when you have to leave them behind

when you have to leave them behind

If you know me or have been reading along with me for a while, you already know a few things: there's this really long, complicated relationship that I've been in the process of sorting through and getting over, there's something about the intersections of the sacred and secular that really speak to me, and there's something I always love about a good metaphor. You probably know a few more things too at this point, but those are the three I'm sticking with this time around.

Now, if you follow me on Twitter at all AND follow me on here, you might be a little jarred as you go back and forth, because apparently Twitter is where the sarcastically dry part of my personality resides, and around here is where the contemplative part of me lives. But something I read on Twitter the other day put me back in that reflective position, thinking about how sometimes we need to leave people behind as the absolute best choice we can make for them and for ourselves.

What got me thinking about all this was this tweet from Jonathan Martin I came across the other night.  The part that stood out to me goes like this:

Sometimes God is leading you to a place where other people who have been important in your life cannot follow.

guarding your heart isn't very christian

guarding your heart isn't very christian

You could probably blame it on a lot of things at this point, the entirety of the atmosphere of Pride Month, the release of Queer Eye season 2, actually having time to myself (a full month after finals ended), or a myriad of other things, but there's been a lot on my mind recently. And perhaps more than anything, I've been thinking about relationships again, since it finally doesn't sting too badly.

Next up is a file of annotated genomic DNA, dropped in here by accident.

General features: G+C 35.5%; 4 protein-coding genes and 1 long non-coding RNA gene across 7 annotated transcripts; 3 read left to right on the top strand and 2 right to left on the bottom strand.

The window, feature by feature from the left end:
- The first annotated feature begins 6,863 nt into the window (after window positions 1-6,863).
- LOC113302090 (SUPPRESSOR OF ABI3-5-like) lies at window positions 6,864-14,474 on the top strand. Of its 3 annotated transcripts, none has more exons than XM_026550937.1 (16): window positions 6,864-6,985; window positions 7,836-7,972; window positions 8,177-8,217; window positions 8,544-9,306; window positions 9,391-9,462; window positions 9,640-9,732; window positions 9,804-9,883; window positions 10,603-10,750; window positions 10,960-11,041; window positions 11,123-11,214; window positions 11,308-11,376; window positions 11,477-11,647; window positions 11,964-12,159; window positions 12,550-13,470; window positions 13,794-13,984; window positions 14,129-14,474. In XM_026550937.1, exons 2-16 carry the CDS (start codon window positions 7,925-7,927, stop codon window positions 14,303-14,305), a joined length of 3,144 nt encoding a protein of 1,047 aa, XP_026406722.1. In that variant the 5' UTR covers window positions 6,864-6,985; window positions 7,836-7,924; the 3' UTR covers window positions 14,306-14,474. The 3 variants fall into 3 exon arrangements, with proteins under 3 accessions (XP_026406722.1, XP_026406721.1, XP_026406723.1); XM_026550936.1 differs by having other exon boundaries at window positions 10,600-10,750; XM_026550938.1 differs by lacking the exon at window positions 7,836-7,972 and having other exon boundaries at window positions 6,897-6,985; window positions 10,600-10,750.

Something I've been realizing as I've been reflecting on the last six months without this boy and how everything between us ended, is that so often as Christians, we're socialized to do romantic relationships in an unhealthy manner. I'm an Enneagram type 2, and in many ways, I think that Christian culture has socialized so many of us into doing relationships like disintegrated 2s, and I think what it comes down to is this: the entire cliche notion of, "guarding your heart" that you probably heard so much about growing up, isn't very Christian at all when you boil it all down.

reclaiming worship music for the queers

reclaiming worship music for the queers

If there's one common thread that's been running through this entire year of 2018, it has to be the fact that everything about this year feels incredibly different and new than any other and in a different way than any other, something I've already talked a little about